Anger flared up inside me and I realised the time for talking was over. However, I couldn’t risk her words being the truth or a lie as right now she was fully intending to win this fight. Blocking all my thoughts and feeling about her, I give into the urge of battle.

I threw all my weight forward and shoved her backwards. Rain’s feet moved across the mat, she gasped. I felt her resistance weakening, then she found grip and ducked under me. I heard her pole clatter to the ground and turned in time to see her somersault, still with the pole in her hands. Rain jumped to her feet and turned to face me again.

I came at her full speed, my pole positioned to land on her head, but in the nick of time she blocked and kicked me in the stomach, though it was a poor blow because her foot bounced back off my armour. She noted that and caused me to toss my head aside to avoid her bare feet as she tumbled into a series of three long back flips. I saw her land upright and I swiftly judge the distance now between us.

I could have crossed it in a few running strides, but instead, like Rain was doing, I caught my breath and prepared again. Despite trying to block it, I still desperately wanted to know why she wanted to kill me and what had led to this. I shook my head, pushing the thoughts away before I tried to engage her in conversation again. We were far passed that now and what really matter was how the fight was going to end.

Rain jumped back into combat and our poles clashed together once more. She pushed against me, the expression on her face and in her eyes one of complete determination. I pressed back, willing this all to end and for her words not to be true. She growled, tipped the left end of her pole down, then brought her knee up before it to push it into my upper leg.

I gritted my teeth, shifted my pole down against her’s, but Rain moved her’s up in a flash and brought the other end into the side of my head. I stumbled, rocked by dizziness. Another blow landed in the same spot and my vision darkened as I hit the floor.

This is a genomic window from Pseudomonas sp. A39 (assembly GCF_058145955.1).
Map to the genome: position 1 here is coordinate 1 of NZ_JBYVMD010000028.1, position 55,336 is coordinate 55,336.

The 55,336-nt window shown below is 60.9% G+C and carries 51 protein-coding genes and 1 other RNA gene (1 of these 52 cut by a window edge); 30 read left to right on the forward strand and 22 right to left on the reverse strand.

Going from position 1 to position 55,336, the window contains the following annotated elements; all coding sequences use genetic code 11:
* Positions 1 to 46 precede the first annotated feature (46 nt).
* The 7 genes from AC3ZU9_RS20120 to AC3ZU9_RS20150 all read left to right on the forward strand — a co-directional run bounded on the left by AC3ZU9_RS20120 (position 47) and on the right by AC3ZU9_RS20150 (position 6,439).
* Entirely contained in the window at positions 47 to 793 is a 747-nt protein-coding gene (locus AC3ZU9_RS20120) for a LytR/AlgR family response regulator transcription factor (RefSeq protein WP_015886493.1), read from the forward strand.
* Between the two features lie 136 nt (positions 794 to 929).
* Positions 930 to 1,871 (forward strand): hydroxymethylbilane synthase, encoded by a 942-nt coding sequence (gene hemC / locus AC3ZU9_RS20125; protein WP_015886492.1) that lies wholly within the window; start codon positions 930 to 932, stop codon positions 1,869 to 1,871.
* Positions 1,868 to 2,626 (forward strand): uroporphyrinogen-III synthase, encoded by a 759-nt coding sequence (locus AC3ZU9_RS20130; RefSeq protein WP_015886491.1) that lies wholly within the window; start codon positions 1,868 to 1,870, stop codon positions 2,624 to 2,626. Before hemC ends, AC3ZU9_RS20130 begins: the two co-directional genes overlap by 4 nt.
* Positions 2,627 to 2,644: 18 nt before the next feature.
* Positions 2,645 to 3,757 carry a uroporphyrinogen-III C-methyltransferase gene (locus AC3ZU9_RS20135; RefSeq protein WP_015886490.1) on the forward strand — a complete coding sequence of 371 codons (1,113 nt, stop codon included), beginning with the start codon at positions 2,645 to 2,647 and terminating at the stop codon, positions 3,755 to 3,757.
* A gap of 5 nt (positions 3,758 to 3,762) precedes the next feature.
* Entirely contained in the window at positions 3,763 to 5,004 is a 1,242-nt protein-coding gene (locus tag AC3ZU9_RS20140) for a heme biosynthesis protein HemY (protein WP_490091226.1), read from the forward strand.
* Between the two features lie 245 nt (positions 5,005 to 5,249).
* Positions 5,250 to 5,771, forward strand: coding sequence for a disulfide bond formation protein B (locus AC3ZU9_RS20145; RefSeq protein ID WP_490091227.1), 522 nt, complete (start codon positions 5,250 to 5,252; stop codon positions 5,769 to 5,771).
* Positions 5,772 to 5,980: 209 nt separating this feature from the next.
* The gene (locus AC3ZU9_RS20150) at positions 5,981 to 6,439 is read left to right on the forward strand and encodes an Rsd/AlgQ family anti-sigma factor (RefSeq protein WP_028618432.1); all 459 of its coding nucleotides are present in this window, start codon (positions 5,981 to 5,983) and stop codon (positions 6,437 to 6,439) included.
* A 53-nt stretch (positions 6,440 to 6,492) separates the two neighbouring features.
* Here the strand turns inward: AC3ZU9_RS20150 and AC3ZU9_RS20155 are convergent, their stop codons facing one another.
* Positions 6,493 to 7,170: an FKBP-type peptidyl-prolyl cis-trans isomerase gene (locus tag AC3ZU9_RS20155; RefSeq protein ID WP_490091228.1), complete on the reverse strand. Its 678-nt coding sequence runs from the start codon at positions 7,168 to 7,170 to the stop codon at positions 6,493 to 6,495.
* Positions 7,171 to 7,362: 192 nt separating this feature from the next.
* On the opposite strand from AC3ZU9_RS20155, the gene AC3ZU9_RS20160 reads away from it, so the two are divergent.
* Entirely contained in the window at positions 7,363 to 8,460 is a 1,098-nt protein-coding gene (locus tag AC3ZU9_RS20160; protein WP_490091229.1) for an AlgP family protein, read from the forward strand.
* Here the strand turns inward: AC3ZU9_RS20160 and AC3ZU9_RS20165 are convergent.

To Be Continued…

Church (Chapter 3, Part 1)

17 Photos of Abandoned Churches These old Churches have long been abandoned but not forgotten. Awesome photos keep them alive in our memories!Continued from Church chapters 1 and 2.

Catch up here if you need to; https://thestoryfiles.wordpress.com/category/church-novella/

Previously;

Blaze, a warrior angel, who is trapped on earth has made his home in a long abandoned church. He fights a taunting daemon, who leads him into a trap to battle a band of demons before facing a Demigod Bear. He is rescued from death by a strange female called Rain. She takes him back to her ‘home’, a Paradise Garden seemingly inside the remains of a cathedral and encourages Blaze to talk about himself. However, Rain is still a mystery, so what secrets is she hiding?

Chapter 3

‘If we say we have no sin, we deceive ourselves, and the truth is not in us.’

1 John 1:8

 I woke up to silence in a strange bed. Glancing to the sides before throwing the heavy duvet back, I sat up and looked around further. My memories came back and I rested against the pillows as an odd sense of calm came over me. The notebooks were scattered around, though the artist one had slipped down the side of the bed.

Picking it up, I placed it with the others and got up. The air was warm, but not stale as it probably should have been. The robe I had worn was laying discard on top of my own black and white robes and armour. I went to pick it up then glanced at the wardrobe. I couldn’t recall just what was in there, because there had been a mass of things. Going over and opening the doors, I looked for something that would suit my next intentions.

Close to the back, where two white fluffy dressing gowns and a blue one. I grabbed a white one and slipping it on, let the wardrobe door swing back. I tied the belt as I walked across the floor and opened the door. The noise from the garden burst into my room, birds were singing morning songs and the stream was joining in with them.